6 Tips for Perfect Posture

Spending time at our computers, looking down onto our smart phones, slumping in front of the TV, not as much time for exercise, it’s no wonder as a population our posture is worsening. Here are 6 tried and tested ways to improve your posture

#1 Adjust the mirrors in your car

When next in you car, sit up straight and put your seat in a comfortable position. Now adjust your mirrors, particularly the rear-vision mirror to suit where you are sitting. Get into the habit of adjusting your posture, not your mirrors.

#2 Stretch your pecs

Rounded shoulders allow gravity to further drag your posture forward. Muscles through your thoracic special spine (middle back) tighten to try to hold your shoulders back and bring you back into balance. Gravity is working against this and pulling the shoulders further forward and down, compounded by the weight of your head pulling forward.

Stretch the pec muscles by bringing your elbows up in line with your shoulders and leaning through a doorway. Do this for 30 seconds twice a day (when you brush your teeth is a good reminder). It will help to open up the chest, lengthen the pecs and reduce tightness through the thoracic spine.

#3 Tuck your bum in

Pelvic postural problems can be related to abdominal muscle weakness. The abdominal muscles weaken, tilting the pelvis and allowing the back muscles to tighten. In a cross over pattern, the gluteus muscles at the back weaken and the hip flexor muscles (connecting your legs to your body) at the front tighten. Tucking your bum in, automatically switches on the abdominal muscles also, which reduces the curve in the lumbar spine.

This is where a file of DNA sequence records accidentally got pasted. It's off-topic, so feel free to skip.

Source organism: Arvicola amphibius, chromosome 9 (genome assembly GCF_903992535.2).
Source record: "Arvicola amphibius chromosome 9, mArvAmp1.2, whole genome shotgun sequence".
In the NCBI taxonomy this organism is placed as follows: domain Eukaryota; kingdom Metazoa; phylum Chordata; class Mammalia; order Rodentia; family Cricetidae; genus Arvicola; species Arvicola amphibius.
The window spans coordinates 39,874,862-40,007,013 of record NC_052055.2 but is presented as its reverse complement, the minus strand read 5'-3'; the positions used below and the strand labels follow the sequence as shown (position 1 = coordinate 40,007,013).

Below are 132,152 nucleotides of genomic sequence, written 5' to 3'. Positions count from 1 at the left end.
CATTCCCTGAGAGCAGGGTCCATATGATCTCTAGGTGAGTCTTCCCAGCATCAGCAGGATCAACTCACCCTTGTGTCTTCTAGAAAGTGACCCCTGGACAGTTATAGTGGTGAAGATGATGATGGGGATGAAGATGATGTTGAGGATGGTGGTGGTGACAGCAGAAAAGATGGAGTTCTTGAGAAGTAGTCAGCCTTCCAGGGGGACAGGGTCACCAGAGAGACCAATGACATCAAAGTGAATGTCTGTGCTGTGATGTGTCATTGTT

#4 Learn your ergonomics

Improperly set-up work spaces are a major contributor for postural problems. Particularly for office workers who don’t often take a break. Make sure your desk height, chair height, computer screen and keyboard are all at an optimum position for you. Many workplaces have ergonomic assessment officers that come around once in a while and assist employees with their set-up. Ask at your workplace if this is available.

#5 Get adjusted

Regular chiropractic adjustments help to keep the spine moving and the neurological supply to the muscles so they keep their function and strength. So many patients report that they feel taller after their adjustment, they haven’t grown, they’re just standing taller, straighter and stronger.

Applied Kinesiology and other similar techniques also allow us to assess the muscles, if they are switching on and if they’re not, why not! The abdominal muscles featured in #3 may be dysfunctional due to small intestine issues. The pec muscles from #2 may be tight due to stomach problems. Applied Kinesiology allows us to get to the source of the issue, meaning a quicker and better outcome in the long term.

#6 Reduce your sugar

Postural muscles are slow twitch muscles. They burn energy slowly as they have long, sustained contractions. The best fuel for this type of muscle contraction is fat. At the moment our diets are severely lacking in good fats, but are too high in sugars and carbs. Having this ratio incorrect can cause aching and tiredness in the postural muscles of the spine, leading to slouching and poor posture.

What helps your posture? Do you have any tips and tricks you would like to share with the readers? Comment below.

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About the Author:

Catherine Langford is a socially conscious chiropractor focussed on children and families, a certified NeuroEmotional Technique practitioner, certifed Applied Kinesiologist, Integrative Nutrition health coach, business owner, part-time runner, yogini, health junkie, wannabe chef (cooking enthusiast), wife, daughter, friend and gardener, with a passion for all things natural, healthy and wellness orientated. She believes that all aspects of health must be addressed so we can all reach our full potential. This includes our diet, relationships, career, spirituality and exercise. The health of children, is the future health of the planet. You can follow Catherine's adventures on Instagram (https://www.instagram.com/catherinesantosha/)

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